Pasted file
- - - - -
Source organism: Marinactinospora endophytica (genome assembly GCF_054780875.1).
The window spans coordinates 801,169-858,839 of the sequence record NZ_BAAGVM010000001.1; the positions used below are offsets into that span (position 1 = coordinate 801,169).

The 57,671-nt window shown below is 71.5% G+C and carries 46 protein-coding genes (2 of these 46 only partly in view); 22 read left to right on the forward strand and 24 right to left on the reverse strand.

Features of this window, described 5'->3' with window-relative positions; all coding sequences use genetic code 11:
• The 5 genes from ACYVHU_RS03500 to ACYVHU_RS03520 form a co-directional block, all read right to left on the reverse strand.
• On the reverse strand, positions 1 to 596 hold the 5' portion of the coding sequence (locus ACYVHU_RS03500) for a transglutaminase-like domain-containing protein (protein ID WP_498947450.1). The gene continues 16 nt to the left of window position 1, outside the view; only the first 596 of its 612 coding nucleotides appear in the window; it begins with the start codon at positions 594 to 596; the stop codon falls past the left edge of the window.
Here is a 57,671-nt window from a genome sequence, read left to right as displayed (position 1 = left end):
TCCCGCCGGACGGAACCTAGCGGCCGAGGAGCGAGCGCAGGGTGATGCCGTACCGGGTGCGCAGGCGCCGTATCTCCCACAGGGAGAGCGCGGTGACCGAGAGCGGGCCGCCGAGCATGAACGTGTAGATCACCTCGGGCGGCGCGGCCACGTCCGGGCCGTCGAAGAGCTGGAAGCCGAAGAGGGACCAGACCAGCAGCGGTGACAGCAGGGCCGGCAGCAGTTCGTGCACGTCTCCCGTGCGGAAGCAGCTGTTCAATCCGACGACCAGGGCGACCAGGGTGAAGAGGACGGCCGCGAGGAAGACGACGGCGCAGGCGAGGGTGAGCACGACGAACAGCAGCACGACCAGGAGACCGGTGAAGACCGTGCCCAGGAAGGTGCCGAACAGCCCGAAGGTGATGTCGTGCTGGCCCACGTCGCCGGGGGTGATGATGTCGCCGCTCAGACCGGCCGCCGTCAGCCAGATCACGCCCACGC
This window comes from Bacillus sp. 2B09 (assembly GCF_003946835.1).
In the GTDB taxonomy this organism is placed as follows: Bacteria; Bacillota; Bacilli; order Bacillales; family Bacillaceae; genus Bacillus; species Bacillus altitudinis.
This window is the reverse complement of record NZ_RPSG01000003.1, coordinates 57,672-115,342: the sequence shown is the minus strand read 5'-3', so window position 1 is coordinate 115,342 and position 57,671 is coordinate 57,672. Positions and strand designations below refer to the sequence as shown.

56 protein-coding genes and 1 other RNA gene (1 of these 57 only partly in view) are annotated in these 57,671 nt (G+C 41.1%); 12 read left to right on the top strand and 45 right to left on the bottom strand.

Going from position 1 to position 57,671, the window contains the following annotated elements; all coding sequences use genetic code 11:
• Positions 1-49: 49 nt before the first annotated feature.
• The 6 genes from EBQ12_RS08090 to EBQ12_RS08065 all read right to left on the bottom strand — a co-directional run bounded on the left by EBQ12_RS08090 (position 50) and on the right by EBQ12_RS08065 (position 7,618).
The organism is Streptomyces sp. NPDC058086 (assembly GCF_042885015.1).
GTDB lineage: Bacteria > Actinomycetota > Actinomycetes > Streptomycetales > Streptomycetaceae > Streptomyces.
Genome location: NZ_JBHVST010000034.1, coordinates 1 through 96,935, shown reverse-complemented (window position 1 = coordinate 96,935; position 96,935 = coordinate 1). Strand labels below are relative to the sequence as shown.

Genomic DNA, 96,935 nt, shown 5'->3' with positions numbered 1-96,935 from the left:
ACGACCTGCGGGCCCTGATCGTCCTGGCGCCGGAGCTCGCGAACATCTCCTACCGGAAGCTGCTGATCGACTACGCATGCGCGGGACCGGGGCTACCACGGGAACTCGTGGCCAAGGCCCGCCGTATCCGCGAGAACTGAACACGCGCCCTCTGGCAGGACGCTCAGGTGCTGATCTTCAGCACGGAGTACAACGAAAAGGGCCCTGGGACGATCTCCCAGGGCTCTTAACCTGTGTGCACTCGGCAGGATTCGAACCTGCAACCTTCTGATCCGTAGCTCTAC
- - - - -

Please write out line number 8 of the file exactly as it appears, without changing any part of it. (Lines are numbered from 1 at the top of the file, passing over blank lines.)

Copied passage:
TCCCGCCGGACGGAACCTAGCGGCCGAGGAGCGAGCGCAGGGTGATGCCGTACCGGGTGCGCAGGCGCCGTATCTCCCACAGGGAGAGCGCGGTGACCGAGAGCGGGCCGCCGAGCATGAACGTGTAGATCACCTCGGGCGGCGCGGCCACGTCCGGGCCGTCGAAGAGCTGGAAGCCGAAGAGGGACCAGACCAGCAGCGGTGACAGCAGGGCCGGCAGCAGTTCGTGCACGTCTCCCGTGCGGAAGCAGCTGTTCAATCCGACGACCAGGGCGACCAGGGTGAAGAGGACGGCCGCGAGGAAGACGACGGCGCAGGCGAGGGTGAGCACGACGAACAGCAGCACGACCAGGAGACCGGTGAAGACCGTGCCCAGGAAGGTGCCGAACAGCCCGAAGGTGATGTCGTGCTGGCCCACGTCGCCGGGGGTGATGATGTCGCCGCTCAGACCGGCCGCCGTCAGCCAGATCACGCCCACGC